After tricking her husband and parents into thinking she was dying of cancer for seven years, an Alabama woman pleaded guilty on Tuesday to federal fraud charges after soliciting nearly half a million dollars in donations.
Jennifer Cataldo collected more than $200,000 since 2014 from her family, friends, and others online who thought their donations would help ease her claimed suffering, according to the U.S. Attorney’s office. The 37-year old woman frequently turned to Facebook to solicit funds from friends and family, and sought out charitable donations from several organizations, including churches.
She pleaded guilty to charges of wire and bank fraud and has yet to be sentenced, though combined, the charges could potentially land her in jail for up to 50 years. As part of her plea agreement Cataldo will pay $79,629 in restitution to her identified victims.
"I hope to prove myself as a better person that has agreed to all guilt,'' Cataldo wrote in a June court letter. "And wants nothing more than to plead for forgiveness and do what is right in the eyes of God and the courts.”
The charges levied against Cataldo primarily stemmed from her use of two GoFundMe accounts in 2016. The first, titled, “Mom has Terminal Cancer Disney Trip,” raised more than $10,000, and asked people to help send Cataldo and her child on a vacation to Disney before she died from inoperable cancer “within the year.”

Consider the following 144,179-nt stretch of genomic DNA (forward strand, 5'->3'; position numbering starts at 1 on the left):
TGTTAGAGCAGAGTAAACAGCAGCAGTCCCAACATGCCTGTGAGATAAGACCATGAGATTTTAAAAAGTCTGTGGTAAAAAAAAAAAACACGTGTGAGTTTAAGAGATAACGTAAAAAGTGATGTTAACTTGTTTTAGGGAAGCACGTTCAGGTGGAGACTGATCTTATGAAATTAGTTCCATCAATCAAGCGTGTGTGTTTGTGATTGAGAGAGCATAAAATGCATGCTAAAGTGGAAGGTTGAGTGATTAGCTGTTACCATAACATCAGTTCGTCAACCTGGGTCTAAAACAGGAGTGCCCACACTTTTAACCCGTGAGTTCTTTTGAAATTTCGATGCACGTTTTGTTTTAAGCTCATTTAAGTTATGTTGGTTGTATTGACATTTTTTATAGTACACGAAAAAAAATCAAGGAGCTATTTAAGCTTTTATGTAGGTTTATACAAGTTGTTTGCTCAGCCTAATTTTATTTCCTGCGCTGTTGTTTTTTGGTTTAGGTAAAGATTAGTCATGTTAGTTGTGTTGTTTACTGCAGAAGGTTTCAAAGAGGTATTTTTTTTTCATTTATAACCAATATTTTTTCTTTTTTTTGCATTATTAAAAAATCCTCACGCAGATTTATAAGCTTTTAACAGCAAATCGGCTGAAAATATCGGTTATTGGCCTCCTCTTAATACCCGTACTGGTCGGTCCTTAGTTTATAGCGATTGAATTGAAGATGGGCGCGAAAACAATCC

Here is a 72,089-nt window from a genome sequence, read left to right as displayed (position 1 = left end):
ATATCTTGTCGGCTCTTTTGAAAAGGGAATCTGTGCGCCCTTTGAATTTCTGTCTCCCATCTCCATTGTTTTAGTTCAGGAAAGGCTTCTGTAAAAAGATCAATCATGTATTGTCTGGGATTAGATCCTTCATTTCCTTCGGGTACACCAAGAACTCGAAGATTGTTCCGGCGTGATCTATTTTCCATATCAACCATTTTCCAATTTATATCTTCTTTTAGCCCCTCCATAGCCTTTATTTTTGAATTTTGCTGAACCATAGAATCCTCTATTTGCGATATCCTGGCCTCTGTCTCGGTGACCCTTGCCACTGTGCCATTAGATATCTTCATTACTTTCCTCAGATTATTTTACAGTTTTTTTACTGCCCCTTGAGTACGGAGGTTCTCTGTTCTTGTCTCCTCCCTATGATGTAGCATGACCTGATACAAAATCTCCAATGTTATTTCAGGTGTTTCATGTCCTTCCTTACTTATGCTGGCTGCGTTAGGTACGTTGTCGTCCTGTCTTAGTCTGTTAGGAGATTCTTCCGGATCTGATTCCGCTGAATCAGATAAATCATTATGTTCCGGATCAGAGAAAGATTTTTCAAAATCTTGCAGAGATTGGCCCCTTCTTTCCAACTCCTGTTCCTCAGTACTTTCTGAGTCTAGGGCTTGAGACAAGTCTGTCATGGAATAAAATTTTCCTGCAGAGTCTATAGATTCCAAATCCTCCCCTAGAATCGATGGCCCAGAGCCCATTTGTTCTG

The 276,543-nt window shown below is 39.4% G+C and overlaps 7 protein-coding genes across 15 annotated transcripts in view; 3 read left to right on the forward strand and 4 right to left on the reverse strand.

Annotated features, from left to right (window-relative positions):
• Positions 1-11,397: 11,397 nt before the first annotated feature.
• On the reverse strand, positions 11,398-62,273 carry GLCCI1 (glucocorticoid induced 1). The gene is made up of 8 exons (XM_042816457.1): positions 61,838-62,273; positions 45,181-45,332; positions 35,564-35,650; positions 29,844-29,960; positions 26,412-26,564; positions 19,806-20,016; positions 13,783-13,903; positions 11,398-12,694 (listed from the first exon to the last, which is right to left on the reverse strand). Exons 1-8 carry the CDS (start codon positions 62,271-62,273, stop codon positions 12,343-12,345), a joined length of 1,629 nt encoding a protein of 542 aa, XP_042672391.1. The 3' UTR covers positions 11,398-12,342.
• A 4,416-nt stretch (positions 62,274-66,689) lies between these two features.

Later that year a friend set up another account, asking people to donate money to help offset Cataldo’s medical costs. After actively promoting the page for several months, Cataldo withdrew more than $27,000 from the GoFundMe and deposited it into her personal bank account.
Donations to Cataldo through GoFundMe have since been refunded, according to Bobby Whithorne, the company's spokesperson.
Cataldo was arrested in May 2017 on two counts of first-degree theft by deception after the Alabama Attorney General's Office and the FBI launched a joint investigation into her claims.
Alabama Political Reporter writer Josh Moon wrote in a May column that he had notified the authorities of Cataldo’s fraud after her parents had contacted him. Moon said Cataldo’s parents told him, based on conversations with Cataldo, that Alabama’s attorney general and governor withholding a $17 million legal settlement that she was owed.
The couple said they had spent their savings helping their cancer-stricken daughter pay her legal fees and that they wanted Moon to investigate the politicians.
In his investigation, however, Moon wrote that he found no evidence of a legal settlement and no evidence that Cataldo had cancer.
“I can’t understand why she would’ve done it,” Robert Flynn, Cataldo’s father, told Moon. “I just don’t know what would drive someone to do something like that. And I don’t know how she could keep us fooled for so long.”